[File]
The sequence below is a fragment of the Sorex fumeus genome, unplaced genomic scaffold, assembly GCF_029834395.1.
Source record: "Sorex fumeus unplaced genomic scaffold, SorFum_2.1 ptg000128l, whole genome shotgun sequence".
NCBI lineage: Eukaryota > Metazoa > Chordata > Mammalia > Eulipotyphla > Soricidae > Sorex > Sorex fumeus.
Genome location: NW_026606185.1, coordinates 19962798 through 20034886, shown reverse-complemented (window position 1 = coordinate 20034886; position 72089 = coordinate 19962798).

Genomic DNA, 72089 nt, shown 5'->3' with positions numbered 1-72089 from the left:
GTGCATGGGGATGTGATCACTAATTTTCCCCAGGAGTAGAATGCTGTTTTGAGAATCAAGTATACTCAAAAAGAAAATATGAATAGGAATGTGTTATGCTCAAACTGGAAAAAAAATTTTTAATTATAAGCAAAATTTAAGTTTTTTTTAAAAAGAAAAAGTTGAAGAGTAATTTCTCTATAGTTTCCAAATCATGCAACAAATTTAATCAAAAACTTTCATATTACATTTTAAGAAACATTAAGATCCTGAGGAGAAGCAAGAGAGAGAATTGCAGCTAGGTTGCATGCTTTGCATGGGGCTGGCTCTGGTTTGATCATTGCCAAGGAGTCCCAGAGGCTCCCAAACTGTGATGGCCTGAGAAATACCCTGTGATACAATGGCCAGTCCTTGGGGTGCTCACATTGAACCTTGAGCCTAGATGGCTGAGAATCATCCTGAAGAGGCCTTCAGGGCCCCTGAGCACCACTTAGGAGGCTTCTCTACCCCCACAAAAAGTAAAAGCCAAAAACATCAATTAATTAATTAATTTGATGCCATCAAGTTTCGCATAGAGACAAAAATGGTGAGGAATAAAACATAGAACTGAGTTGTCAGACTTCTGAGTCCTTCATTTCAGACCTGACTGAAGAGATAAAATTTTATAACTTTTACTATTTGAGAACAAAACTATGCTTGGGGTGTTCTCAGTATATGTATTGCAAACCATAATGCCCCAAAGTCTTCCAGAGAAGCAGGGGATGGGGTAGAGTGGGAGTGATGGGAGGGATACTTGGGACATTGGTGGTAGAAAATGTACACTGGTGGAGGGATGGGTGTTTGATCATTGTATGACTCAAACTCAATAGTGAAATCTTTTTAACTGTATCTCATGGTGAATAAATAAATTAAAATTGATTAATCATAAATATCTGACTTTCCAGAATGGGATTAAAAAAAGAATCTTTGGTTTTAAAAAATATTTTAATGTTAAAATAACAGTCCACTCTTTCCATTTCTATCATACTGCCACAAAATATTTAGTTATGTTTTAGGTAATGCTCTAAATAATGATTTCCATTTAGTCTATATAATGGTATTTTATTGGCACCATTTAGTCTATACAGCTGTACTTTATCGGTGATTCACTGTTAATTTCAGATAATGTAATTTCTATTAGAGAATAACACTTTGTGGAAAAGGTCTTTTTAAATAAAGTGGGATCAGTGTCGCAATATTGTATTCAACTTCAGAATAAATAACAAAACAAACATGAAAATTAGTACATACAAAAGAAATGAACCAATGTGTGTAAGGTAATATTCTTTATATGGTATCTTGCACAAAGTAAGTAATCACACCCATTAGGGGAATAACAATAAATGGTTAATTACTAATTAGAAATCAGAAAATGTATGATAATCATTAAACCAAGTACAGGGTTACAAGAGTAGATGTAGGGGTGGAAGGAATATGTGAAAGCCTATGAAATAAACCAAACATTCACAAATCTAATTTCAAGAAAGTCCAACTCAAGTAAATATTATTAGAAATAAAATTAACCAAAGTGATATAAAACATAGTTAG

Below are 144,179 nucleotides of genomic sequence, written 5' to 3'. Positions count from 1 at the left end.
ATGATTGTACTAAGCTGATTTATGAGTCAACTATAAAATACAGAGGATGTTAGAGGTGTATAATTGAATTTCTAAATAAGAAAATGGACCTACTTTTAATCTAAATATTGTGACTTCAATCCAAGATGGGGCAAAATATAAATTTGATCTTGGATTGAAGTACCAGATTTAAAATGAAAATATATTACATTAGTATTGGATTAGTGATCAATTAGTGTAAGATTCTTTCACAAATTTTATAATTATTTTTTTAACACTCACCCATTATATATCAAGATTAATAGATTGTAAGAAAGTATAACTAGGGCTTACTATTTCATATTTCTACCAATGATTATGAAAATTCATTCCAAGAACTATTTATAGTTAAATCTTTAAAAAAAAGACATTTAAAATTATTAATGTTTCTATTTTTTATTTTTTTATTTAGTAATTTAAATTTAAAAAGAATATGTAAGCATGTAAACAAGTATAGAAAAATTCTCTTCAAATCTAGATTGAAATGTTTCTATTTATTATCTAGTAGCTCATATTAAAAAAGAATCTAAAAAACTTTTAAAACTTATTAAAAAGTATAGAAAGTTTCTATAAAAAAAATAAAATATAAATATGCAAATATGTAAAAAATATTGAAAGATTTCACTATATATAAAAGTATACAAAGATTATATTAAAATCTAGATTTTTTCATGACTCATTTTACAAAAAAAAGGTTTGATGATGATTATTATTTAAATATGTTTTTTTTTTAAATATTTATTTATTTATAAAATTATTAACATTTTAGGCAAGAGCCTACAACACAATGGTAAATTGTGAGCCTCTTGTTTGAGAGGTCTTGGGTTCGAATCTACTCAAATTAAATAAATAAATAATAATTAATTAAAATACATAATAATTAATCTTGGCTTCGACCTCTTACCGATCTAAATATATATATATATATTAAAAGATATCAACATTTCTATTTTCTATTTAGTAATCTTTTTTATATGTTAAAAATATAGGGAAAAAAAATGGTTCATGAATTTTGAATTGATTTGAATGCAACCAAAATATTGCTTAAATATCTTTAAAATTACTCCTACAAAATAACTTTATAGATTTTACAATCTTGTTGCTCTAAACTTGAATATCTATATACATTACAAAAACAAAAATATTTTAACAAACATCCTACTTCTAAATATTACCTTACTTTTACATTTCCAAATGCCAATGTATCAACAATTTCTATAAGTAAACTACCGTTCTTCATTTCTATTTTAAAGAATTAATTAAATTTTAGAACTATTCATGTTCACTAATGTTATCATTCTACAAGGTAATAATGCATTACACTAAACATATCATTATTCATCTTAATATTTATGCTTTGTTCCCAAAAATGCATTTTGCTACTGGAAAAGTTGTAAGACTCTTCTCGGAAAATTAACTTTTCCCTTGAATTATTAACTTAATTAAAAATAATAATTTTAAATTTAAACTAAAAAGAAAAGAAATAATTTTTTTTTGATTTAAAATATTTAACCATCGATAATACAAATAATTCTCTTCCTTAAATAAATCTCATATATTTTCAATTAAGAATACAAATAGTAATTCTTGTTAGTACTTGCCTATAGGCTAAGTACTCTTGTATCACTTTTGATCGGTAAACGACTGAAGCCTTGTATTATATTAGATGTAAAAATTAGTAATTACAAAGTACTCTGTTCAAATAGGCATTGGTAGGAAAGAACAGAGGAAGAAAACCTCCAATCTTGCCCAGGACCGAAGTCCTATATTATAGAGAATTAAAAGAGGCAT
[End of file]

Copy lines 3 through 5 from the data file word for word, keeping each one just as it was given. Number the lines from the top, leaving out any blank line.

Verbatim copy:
NCBI lineage: Eukaryota > Metazoa > Chordata > Mammalia > Eulipotyphla > Soricidae > Sorex > Sorex fumeus.
Genome location: NW_026606185.1, coordinates 19962798 through 20034886, shown reverse-complemented (window position 1 = coordinate 20034886; position 72089 = coordinate 19962798).

Genomic DNA, 72089 nt, shown 5'->3' with positions numbered 1-72089 from the left: